Woody Grant is first shown walking against a cold wind down a Billings, Montana highway. Hunched over with age and past hardships, his gait is both determined and aimless. This is also the tone of Alexander Payne’s widescreen monochrome portrait of middle America, Nebraska. Do not let the starkness or the black and white cinematography fool you though as this film is funny, poignant and, truth be told, manipulative in all the best ways – one of my favorite films this year.
In a rightfully lauded star turn from cantankerous character actor Bruce Dern we get one of the great characters of 2013. One is never quite sure whether Woody is present or absent, or hiding something or dealing with something forgotten. A slightly addled Korean War veteran, he served his country as a mechanic. Fifty years later one sons now drives a Kia. A life-time alcoholic well into his dotage Woody has convinced himself that he has won a million dollars in one of those Publishers Clearing House style sweepstakes. Not trusting the US postal service to handle the task of getting the letter to the prize office in Lincoln, Nebraska, he is intent on making the trip across two states come hell or high water; despite lacking the means or license to drive the 800 mile stretch. One might consider Nebraska the acidic, less charming, but satirically droll shadow of David Lynch’s The Straight Story, a film that saw another old coot make a multi-state journey to hook up with estranged family. Both films nibble on the idea of dignity and empowerment and need to shake ones cart out of the rut of paralytic routine. However, where Lynch’s film is earnestly golden-yellow and lush portrait of those corn-growing states at the end of the 20th century – it even released by the Walt Disney Company – Payne’s film offers a visual portrait bordering on Gothic horror, where whole towns have dried up and are on the verge blowing away. Lynch and Payne are both from this place, and both understand the value of interesting faces. Compare the various random high-way side interviews in Lynch’s segmented indie documentary, Interview Project, to the collection of non-actors used in Nebraska, and one realizes just how much studio filmmaking does storytelling a disservice by divesting itself of both the land, favouring green-screen and backlot shooting, and its people, substituting them with trim and tanned Hollywood extras.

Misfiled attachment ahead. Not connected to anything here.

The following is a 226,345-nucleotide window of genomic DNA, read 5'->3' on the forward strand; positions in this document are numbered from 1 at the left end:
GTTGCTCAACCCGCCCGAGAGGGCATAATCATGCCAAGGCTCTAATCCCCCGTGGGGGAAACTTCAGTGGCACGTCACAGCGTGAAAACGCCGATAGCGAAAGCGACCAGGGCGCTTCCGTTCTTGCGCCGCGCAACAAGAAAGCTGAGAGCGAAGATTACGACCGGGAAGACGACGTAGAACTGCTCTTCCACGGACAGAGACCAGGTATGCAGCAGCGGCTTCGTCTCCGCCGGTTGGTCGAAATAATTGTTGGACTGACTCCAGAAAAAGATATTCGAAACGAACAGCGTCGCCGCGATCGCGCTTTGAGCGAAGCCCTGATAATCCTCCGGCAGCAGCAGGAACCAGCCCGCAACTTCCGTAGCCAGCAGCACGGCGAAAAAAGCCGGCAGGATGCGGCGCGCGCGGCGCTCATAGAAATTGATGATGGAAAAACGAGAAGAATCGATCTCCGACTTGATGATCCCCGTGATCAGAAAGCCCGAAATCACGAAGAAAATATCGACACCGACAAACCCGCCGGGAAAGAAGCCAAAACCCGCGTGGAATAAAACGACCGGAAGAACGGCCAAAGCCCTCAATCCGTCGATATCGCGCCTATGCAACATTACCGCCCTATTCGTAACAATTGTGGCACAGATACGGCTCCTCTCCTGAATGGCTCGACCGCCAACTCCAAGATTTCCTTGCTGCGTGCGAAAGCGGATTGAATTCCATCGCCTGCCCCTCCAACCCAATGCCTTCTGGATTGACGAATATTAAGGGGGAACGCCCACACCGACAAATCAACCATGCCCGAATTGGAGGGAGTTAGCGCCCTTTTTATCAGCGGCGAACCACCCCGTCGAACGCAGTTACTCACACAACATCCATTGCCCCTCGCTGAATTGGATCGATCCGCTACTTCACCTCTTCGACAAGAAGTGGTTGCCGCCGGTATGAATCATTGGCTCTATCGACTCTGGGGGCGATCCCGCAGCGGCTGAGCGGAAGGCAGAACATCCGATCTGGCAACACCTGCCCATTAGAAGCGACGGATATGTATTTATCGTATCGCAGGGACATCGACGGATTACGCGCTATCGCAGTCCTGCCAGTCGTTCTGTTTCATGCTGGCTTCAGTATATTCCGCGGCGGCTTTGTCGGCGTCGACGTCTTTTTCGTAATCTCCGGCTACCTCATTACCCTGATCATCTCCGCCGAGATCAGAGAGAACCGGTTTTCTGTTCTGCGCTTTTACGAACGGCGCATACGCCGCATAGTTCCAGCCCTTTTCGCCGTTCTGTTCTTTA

Seeing an opportunity to bond with his estranged father, something that apparently never occurred while growing up, youngest son David (Will Forte, quietly shining against type) offers to drive Dad to Lincoln to offer some sort of closure on what everyone but Woody knows is just a marketing gimmick. Against the protestations of his wife and Kate (verbatim: “You dumb cluck!”) Woody and son climb into David’s Subaru and off they go from the middle of nowhere to the middle of nowhere. In a movie whose denizens use chit-chat about Pontiacs and Buicks and driving distances to fill in the wide gulf of non-conversation, I found it interesting that both of Woody’s sons drive Asian manufactured vehicles. En route, they halfheartedly check out Mt. Rushmore (“It’s unfinished!” “Why is George Washington the only one with any clothes?”) There is a vein of commentary on America that runs down deep in the film, that echoes but never gets in the way of the characters and their peculiarities.
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